Feminism: We strive for an intersectional feminism, in which the intersecting social structures of gender, race, social class, sexual identity, religion, ability, and age, among others, are acknowledged as being as interrelated and shaping one another.

Systemically: Much of the organizational infrastructure here is classically feminist in nature; for example, our decision-making process is egalitarian (as opposed to hierarchical), and the community’s labor system equally values traditionally women’s work (cooking, cleaning, laundry, some amount of child-care, emotional labor), whereas in the mainstream this work is often undervalued when done as paid labor and/or is done over-and-above paid labor.

Culturally: We have much less division of labor based on gender. People of all different genders in the community prepare food, fix cars, do child-care, use power tools, etc. We practice consent culture and it is assumed that personal boundaries will be respected and that all people will be sensitive and tuned into interacting with and treating each other with appropriate respect. We largely ignore mainstream values of clothing choices, make-up, hair (including body hair), etc., instead opting for a fashion of self-determination. Whereas in the mainstream, certain relationship styles tend to be socially and economically rewarded (most notably a man and woman married to each other), at Twin Oaks a much wider range of relationship choices are accepted as normal and are not remarked upon.

Gender: Twin Oaks has members of various gender identifications. We have transgender members, cis-female and cis-male members, as well as people who identify as non-binary or genderfluid. We expect everyone to honor people's chosen names and gender pronouns.

Holidays: Twin Oaks is sufficient in size to have developed our own holiday culture, including rituals and ceremonies which are unique to our village life. We have one member who serves as our Holiday Manager, who coordinates the organization of each holiday activity. Read about specific examples.

IT (Computers, Cell Phones, etc.): We have public and individual computers and mobile devices here for members to use for both community work and personal use. Our internet connections are communal; so, in order to equitably distribute bandwidth, we have restrictions on certain uses such as streaming video, downloading/uploading large files, etc. Most, but not all, members have cell phones, although we limit use in public space in order to minimize screen culture and maximize face-to-face interaction.

Non-Violence: One of our primary values is non-violence. Our culture is one that values resolving conflict in a cooperative, peaceful manner and living one's daily life in line with those principles. We do not tolerate physical violence at Twin Oaks, and verbal violence (this can mean different things to different people) is discouraged. We have members who have been involved in the war-tax resistance movement, and our historical choice to not have television here has been partially rooted in wanting to avoid importing the violence often found in that medium. Members do currently consume media via the internet, and non-violence in media is more important to some members than others.

Racial Justice: Twin Oaks strives to center anti-oppression and social justice work, including racial justice, in our community.

We have RET (the Racial Equity Team), which both works on internal education around racial justice in the community and helps develop policy and other changes relating to racial dynamics and support for POC. We also have the REAL Team (Racial Equity & Advocacy Leaders), which is a group of BIPOC members within RET, who hold authority to veto decisions and to meet and discuss issues separately whenever they deem it appropriate to do so. (Currently, due in part to lower-than-average population, there are no members serving on the REAL Team.)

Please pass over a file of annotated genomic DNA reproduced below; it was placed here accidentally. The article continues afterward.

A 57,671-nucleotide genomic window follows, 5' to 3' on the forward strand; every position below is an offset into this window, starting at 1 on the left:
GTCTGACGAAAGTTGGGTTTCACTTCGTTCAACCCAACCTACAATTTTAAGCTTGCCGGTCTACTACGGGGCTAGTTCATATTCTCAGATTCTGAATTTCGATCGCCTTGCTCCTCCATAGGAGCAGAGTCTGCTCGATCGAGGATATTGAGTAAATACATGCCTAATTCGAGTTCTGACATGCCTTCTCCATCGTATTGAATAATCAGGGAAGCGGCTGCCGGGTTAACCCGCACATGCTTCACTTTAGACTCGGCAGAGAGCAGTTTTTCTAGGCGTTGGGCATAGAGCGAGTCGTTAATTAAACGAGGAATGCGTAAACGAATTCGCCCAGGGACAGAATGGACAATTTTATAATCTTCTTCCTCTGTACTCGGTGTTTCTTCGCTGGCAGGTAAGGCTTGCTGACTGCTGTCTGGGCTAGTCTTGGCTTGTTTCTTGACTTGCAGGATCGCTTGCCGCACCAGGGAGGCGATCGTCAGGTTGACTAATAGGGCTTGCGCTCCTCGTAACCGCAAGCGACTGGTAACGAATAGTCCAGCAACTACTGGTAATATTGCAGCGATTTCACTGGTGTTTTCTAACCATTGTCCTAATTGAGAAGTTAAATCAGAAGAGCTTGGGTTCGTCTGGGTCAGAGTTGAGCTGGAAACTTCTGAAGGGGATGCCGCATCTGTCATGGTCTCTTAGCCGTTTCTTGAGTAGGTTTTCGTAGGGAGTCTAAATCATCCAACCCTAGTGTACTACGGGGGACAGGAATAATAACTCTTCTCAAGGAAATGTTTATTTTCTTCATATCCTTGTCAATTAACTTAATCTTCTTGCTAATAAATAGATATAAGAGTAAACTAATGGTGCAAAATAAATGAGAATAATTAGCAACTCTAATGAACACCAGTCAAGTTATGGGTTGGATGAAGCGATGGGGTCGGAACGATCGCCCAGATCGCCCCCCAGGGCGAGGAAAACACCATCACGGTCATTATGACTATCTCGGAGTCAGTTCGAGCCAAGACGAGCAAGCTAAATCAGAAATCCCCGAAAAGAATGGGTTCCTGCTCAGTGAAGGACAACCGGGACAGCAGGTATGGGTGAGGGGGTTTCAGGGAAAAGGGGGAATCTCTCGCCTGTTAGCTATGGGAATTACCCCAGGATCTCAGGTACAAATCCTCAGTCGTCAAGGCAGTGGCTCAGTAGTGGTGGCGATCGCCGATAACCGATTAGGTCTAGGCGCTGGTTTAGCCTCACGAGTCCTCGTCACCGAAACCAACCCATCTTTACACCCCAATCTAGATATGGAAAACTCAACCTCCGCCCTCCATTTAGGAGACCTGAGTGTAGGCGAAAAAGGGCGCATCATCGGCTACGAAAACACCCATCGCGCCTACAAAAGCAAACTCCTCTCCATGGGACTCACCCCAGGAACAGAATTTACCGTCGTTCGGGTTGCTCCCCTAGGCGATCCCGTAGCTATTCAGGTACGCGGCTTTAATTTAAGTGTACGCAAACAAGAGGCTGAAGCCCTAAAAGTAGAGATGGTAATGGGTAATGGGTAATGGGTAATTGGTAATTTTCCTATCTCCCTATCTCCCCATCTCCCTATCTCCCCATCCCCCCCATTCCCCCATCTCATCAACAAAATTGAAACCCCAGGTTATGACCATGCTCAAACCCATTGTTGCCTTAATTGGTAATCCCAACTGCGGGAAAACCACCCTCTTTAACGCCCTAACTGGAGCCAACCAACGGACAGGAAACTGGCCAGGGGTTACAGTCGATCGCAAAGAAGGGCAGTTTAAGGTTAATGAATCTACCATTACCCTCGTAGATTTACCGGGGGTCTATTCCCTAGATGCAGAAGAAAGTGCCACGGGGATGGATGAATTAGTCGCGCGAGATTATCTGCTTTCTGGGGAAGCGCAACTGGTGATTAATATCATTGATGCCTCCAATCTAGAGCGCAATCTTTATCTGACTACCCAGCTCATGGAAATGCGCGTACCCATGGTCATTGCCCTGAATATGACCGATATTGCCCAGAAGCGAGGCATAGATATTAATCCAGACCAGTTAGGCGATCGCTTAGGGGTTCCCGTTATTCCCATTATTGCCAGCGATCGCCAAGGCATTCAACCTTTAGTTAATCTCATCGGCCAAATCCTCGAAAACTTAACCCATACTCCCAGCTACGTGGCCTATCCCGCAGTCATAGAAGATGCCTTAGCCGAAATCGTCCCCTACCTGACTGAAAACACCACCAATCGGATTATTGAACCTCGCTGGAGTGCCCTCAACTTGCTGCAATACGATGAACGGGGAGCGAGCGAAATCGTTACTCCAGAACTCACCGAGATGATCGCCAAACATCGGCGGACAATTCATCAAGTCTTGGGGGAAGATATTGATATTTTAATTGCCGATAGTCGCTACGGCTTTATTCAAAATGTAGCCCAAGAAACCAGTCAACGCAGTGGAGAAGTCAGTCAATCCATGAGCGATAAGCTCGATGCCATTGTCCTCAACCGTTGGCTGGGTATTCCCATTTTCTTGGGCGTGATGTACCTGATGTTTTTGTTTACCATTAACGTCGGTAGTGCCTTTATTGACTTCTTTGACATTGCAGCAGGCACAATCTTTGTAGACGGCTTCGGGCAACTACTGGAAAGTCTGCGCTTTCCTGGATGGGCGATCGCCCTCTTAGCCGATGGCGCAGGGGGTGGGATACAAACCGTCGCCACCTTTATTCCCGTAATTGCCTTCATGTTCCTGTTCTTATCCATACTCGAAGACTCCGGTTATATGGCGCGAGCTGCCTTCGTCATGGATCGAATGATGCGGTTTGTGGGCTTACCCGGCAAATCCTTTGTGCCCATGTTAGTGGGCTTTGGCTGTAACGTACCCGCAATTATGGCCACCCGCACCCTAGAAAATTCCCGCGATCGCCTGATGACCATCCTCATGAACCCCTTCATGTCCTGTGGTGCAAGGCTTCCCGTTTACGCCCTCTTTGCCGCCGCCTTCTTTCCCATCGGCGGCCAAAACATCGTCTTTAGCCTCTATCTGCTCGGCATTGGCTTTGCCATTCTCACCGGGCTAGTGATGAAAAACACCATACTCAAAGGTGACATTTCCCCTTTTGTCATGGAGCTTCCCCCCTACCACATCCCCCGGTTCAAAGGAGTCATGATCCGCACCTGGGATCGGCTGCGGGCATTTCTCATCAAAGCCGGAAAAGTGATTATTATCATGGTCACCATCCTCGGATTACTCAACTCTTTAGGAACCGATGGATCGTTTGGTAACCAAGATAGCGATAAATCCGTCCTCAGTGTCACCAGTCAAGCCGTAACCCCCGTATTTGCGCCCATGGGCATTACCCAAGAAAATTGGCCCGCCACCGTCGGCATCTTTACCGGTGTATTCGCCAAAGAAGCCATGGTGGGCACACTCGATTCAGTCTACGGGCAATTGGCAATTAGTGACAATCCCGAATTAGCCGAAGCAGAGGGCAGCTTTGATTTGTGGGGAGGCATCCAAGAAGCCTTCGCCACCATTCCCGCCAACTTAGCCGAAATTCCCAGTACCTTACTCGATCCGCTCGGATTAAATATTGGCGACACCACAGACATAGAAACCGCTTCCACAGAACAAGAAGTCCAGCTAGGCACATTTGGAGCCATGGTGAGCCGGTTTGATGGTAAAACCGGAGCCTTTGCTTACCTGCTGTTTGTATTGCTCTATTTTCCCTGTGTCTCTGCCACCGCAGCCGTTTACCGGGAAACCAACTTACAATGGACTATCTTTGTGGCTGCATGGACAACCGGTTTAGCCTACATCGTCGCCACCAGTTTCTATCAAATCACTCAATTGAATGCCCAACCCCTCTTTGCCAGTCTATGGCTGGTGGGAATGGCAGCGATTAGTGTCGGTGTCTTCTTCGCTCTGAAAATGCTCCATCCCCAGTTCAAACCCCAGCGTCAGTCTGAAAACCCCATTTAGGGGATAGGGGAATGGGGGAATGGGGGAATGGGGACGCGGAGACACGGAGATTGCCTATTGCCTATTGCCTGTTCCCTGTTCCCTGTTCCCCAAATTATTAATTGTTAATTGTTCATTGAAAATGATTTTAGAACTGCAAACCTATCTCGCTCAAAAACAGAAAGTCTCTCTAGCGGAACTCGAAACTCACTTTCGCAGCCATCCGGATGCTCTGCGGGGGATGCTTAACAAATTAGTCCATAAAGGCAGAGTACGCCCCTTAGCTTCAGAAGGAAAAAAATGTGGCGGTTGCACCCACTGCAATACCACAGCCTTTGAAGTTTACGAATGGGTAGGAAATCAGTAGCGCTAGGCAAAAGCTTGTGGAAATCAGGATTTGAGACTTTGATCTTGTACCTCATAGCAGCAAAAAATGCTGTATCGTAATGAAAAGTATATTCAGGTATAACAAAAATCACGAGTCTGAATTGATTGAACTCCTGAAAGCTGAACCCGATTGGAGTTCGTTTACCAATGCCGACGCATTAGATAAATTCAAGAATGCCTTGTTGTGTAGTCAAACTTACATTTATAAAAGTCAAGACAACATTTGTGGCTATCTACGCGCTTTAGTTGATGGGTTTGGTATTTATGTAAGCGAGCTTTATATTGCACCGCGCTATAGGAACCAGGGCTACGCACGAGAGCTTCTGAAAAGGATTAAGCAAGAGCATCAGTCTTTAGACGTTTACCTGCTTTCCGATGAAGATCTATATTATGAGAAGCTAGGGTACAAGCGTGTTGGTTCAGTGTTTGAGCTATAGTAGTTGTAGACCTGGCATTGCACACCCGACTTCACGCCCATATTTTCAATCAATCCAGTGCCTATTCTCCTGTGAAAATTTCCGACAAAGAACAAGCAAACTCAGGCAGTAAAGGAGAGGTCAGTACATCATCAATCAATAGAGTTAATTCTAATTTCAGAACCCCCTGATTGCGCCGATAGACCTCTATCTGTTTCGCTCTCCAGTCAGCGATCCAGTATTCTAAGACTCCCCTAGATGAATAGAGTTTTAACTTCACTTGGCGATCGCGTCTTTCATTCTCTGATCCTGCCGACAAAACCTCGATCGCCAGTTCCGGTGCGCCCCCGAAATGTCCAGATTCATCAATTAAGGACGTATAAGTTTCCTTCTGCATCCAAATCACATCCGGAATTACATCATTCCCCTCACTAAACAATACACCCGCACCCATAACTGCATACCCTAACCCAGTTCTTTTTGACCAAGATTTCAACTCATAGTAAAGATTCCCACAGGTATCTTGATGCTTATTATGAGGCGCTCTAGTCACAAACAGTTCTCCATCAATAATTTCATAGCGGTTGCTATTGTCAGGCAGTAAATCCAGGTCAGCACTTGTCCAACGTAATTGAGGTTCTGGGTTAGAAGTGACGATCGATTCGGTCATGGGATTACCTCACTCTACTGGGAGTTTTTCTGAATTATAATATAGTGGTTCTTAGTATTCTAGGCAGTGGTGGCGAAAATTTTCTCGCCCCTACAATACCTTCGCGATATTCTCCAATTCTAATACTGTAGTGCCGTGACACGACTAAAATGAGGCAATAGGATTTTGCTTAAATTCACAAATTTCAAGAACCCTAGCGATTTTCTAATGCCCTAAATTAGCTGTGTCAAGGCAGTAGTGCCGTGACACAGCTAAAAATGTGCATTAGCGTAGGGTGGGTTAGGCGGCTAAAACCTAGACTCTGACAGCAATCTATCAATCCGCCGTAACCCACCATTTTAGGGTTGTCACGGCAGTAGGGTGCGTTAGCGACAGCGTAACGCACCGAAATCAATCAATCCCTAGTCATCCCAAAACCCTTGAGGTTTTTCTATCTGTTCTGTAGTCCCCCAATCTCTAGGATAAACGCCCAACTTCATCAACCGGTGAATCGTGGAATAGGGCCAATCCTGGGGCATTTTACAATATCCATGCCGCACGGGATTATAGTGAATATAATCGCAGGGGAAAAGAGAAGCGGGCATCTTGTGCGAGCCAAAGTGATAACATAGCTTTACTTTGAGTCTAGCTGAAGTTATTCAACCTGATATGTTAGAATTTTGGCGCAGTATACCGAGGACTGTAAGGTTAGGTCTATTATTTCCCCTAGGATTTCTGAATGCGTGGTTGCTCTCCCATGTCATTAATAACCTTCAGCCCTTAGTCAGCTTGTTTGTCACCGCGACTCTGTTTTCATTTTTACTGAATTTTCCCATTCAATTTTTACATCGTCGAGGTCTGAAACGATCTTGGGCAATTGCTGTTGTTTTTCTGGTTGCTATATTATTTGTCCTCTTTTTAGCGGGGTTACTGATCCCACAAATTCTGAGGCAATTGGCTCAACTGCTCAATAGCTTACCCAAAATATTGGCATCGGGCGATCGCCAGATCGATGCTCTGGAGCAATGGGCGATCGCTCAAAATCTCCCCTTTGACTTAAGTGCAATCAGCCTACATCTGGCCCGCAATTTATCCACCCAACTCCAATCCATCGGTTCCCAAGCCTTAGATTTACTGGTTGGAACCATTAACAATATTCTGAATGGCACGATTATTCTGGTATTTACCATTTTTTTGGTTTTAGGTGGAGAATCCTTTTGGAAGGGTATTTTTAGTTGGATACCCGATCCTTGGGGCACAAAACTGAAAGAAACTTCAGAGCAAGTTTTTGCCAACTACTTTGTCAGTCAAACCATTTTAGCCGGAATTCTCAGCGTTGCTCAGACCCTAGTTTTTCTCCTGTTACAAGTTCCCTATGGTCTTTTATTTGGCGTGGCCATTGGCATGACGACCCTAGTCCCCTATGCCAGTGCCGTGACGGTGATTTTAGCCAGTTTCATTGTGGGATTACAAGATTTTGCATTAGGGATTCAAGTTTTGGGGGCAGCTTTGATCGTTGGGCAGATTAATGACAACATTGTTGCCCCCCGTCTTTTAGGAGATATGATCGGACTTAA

We acknowledge that Twin Oaks is a majority white organization, and we are striving to forge a path forward where our values and how we live are grounded in inclusivity.

Relationships: We have a quite wide variety of intimate relationship styles at Twin Oaks. Some members are single, some are married, some are in non-married but long-term committed relationships, some have a series of relationships over time, some people are celibate, and some are polyamorous (in relationships with more than one person at a time). We have people of many different sexualities living here, plus some who would refuse to be labeled. There is no community norm about relationship choices—it's up to the individual. Unlike mainstream culture, we tend not to have social or economic rewards for choosing a particular relationship style.

Social scene: We are very social creatures at Twin Oaks. We have all kinds of different social and cultural activities. We have innumerable on-going, weekly activities that are at least somewhat social in nature, and over time have included singing groups, bands, yoga classes, a juggling group, knitting groups, art nights, scrabble nights, video nights, support groups, political discussion groups, etc. Events of a more purely social nature (dances, parties, games nights, etc.) also happen frequently. We also tend to socialize throughout the day, during work and at other times. We chat with each other, lay in the sun in hammocks, canoe on the river, play music, go to church, do political activism work, and much more. However, members also take alone-time as needed, walking in the woods, spending time in their room, and engaging in other solitary pursuits. People can be as socially involved or as solitary as they like, according to personal preference.

Spirituality-Religion: As a community, we purposefully have no one specific spiritual direction/path; the choice is left up to the individual. As a result, we have quite a variety. Many members practice no spiritual path or religion at all, and would be identified as atheist or agnostic. Our membership also includes Buddhists, Pagans, Christians of several (mostly progressive) varieties, and general "New Age" types.

In terms of religious observances, the community officially celebrates the Solstices and Equinoxes—usually with a day off of work, a party, and an informal ritual (all optional). There is a group of Pagans who gather throughout the year for more involved rituals. Different practices arise and disappear over time; these include activities like hosting a local Quaker meeting, observing Friday night Shabbat gatherings, offering a meditation group, attending services at a nearby country church, etc.